In a video published on YouTube, Game of Thrones actor Kit Harington—in character as Jon Snow—apologized for several mistakes made during the controversial eighth season of the hit HBO show.
There’s just one problem: Harington never uttered the words that appear to come from his mouth. The now-viral video is a so-called deepfake, the term used for videos that have been digitally altered with the intent to deceive viewers.
As deepfake technology gets better, and is available to more people, the Internet could be inundated with believable fake videos that will make it harder for people to discern the truth, experts say.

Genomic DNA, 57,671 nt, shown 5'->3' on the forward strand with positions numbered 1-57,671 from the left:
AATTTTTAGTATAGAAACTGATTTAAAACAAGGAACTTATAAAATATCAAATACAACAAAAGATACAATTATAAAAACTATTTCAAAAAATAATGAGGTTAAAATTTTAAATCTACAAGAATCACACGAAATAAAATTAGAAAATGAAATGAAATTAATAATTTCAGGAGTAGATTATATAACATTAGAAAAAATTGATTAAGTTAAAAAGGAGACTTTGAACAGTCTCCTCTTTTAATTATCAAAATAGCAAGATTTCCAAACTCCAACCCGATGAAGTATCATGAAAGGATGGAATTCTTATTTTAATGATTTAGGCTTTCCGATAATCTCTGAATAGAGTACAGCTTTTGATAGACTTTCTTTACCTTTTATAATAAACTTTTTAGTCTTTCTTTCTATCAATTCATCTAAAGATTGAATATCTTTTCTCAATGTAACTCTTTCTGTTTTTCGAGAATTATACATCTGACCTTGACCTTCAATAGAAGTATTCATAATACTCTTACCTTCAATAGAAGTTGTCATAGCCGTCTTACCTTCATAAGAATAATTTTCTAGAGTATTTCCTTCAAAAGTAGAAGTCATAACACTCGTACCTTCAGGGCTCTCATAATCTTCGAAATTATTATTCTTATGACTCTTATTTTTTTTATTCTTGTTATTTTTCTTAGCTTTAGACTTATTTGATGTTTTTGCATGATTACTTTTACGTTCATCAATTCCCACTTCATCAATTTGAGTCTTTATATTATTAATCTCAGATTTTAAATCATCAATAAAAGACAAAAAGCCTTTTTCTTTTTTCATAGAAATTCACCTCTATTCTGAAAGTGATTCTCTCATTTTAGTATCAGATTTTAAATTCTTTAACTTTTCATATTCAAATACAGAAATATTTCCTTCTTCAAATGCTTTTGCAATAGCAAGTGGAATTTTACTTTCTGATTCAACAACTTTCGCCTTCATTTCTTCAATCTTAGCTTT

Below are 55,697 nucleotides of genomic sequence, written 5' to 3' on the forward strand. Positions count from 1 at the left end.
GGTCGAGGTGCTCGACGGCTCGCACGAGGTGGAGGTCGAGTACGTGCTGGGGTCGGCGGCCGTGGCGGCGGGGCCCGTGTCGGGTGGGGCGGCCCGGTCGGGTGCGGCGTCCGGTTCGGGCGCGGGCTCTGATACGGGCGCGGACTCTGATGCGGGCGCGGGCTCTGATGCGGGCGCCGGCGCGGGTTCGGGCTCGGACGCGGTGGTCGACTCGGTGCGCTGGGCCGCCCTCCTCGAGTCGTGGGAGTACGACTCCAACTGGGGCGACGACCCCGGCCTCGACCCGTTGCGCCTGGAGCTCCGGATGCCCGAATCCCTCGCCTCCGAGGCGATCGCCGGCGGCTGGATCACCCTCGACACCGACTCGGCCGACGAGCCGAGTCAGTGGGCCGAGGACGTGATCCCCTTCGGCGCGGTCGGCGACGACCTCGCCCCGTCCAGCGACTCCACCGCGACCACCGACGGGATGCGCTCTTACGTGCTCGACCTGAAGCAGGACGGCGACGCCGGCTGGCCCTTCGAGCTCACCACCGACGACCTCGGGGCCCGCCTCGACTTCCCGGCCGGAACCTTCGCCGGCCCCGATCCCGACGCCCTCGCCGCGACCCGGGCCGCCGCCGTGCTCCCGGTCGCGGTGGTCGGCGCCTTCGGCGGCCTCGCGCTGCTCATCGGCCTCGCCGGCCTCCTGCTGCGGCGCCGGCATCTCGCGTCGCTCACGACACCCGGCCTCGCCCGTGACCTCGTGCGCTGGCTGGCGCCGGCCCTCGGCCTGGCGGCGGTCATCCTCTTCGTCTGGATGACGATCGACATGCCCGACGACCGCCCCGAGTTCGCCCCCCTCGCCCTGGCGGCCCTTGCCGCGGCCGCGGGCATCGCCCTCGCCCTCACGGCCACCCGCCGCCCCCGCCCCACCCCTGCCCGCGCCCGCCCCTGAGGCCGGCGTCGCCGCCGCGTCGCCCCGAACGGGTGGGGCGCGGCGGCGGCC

“Let there be no question that this is a race. The better the manipulators get, the better the detectors need to be. And there are certainly orders of magnitude more manipulators in the race than detectors,” said David Doermann, director of the Artificial Intelligence Institute at the University of Buffalo, during a House Intelligence Committee hearing last Thursday
The Jon Snow video was intended as a parody, Deepfakes are getting frighteningly easy to make, even for people who don’t have major technical skills. A simple Google search for “how to create a deepfake” also offers guides for people looking to make their own fake videos. And last week, researchers from Stanford University, the Max Planck Institute for Informatics, Princeton University, and Adobe Research showed how they were able to develop software that allows people to easily change what someone is saying in a video. It’s as easy as editing a Microsoft Word document.